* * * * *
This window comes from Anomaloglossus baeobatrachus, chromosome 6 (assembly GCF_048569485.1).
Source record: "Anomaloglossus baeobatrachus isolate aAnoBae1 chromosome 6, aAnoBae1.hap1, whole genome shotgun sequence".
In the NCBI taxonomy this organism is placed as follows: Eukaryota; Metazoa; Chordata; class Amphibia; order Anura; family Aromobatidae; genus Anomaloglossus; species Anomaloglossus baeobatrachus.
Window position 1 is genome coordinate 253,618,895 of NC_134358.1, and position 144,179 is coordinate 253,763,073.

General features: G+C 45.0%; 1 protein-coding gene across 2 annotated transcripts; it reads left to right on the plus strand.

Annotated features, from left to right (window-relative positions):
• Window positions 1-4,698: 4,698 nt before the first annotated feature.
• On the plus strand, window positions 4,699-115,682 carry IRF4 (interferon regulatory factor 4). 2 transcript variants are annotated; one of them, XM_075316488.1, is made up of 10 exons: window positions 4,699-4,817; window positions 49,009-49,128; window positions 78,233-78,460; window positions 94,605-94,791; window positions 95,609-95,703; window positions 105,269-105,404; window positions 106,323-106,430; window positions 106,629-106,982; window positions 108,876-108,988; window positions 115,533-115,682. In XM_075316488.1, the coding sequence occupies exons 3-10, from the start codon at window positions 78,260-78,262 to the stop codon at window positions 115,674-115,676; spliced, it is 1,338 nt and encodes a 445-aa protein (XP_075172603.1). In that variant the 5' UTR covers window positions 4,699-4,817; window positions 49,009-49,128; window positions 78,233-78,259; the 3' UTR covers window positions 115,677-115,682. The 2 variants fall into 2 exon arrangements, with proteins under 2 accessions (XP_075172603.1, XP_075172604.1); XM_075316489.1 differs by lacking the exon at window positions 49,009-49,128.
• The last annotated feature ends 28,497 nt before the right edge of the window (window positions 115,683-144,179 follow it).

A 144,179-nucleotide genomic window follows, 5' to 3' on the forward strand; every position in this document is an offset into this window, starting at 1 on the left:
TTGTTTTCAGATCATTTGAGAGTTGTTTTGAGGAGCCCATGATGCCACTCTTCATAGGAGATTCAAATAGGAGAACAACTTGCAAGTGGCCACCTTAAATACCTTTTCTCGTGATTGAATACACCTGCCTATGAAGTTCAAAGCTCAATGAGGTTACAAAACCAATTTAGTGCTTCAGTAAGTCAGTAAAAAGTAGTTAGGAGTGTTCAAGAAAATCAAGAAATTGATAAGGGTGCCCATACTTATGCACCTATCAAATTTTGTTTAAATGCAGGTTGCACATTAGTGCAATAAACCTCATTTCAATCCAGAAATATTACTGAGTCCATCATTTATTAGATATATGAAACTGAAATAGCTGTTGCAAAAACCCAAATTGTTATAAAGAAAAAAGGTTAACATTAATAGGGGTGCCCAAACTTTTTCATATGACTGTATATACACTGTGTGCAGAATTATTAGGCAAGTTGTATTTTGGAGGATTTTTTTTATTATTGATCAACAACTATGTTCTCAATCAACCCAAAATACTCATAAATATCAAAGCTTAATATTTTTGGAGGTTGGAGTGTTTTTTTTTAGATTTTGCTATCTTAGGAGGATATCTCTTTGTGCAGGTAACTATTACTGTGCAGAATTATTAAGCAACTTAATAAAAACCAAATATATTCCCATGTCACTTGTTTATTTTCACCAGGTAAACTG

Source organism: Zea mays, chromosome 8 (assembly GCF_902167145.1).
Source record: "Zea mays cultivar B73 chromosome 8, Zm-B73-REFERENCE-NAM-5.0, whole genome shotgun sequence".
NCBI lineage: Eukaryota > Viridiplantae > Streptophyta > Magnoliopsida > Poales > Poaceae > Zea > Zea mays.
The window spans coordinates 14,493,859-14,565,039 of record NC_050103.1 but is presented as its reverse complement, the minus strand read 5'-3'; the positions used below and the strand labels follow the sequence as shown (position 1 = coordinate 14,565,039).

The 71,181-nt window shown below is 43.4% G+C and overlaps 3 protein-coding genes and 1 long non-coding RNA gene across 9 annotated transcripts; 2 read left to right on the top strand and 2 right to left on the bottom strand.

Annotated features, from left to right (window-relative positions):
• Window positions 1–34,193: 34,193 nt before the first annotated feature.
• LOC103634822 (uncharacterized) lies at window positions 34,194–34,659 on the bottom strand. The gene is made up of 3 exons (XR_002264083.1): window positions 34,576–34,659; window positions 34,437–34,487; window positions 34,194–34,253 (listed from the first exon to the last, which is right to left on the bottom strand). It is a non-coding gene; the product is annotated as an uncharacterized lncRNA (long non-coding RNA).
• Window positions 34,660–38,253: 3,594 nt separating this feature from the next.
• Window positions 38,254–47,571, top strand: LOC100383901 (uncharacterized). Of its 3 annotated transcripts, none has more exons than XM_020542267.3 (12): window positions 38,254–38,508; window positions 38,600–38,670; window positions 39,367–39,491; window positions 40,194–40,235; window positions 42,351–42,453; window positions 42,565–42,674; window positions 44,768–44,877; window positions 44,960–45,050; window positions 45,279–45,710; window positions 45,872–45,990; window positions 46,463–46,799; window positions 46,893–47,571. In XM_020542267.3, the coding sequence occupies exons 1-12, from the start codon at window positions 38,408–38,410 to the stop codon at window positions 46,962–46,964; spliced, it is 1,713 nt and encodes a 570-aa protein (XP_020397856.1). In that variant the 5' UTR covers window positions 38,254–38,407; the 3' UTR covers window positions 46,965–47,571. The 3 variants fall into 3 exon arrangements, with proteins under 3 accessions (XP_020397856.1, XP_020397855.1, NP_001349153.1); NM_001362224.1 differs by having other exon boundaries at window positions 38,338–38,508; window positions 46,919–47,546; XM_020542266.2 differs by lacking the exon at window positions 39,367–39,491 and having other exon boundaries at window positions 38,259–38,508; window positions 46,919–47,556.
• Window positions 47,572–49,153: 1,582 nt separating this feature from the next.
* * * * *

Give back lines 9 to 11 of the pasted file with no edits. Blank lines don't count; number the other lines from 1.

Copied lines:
• The last annotated feature ends 28,497 nt before the right edge of the window (window positions 115,683-144,179 follow it).

A 144,179-nucleotide genomic window follows, 5' to 3' on the forward strand; every position in this document is an offset into this window, starting at 1 on the left:
TTGTTTTCAGATCATTTGAGAGTTGTTTTGAGGAGCCCATGATGCCACTCTTCATAGGAGATTCAAATAGGAGAACAACTTGCAAGTGGCCACCTTAAATACCTTTTCTCGTGATTGAATACACCTGCCTATGAAGTTCAAAGCTCAATGAGGTTACAAAACCAATTTAGTGCTTCAGTAAGTCAGTAAAAAGTAGTTAGGAGTGTTCAAGAAAATCAAGAAATTGATAAGGGTGCCCATACTTATGCACCTATCAAATTTTGTTTAAATGCAGGTTGCACATTAGTGCAATAAACCTCATTTCAATCCAGAAATATTACTGAGTCCATCATTTATTAGATATATGAAACTGAAATAGCTGTTGCAAAAACCCAAATTGTTATAAAGAAAAAAGGTTAACATTAATAGGGGTGCCCAAACTTTTTCATATGACTGTATATACACTGTGTGCAGAATTATTAGGCAAGTTGTATTTTGGAGGATTTTTTTTATTATTGATCAACAACTATGTTCTCAATCAACCCAAAATACTCATAAATATCAAAGCTTAATATTTTTGGAGGTTGGAGTGTTTTTTTTTAGATTTTGCTATCTTAGGAGGATATCTCTTTGTGCAGGTAACTATTACTGTGCAGAATTATTAAGCAACTTAATAAAAACCAAATATATTCCCATGTCACTTGTTTATTTTCACCAGGTAAACTG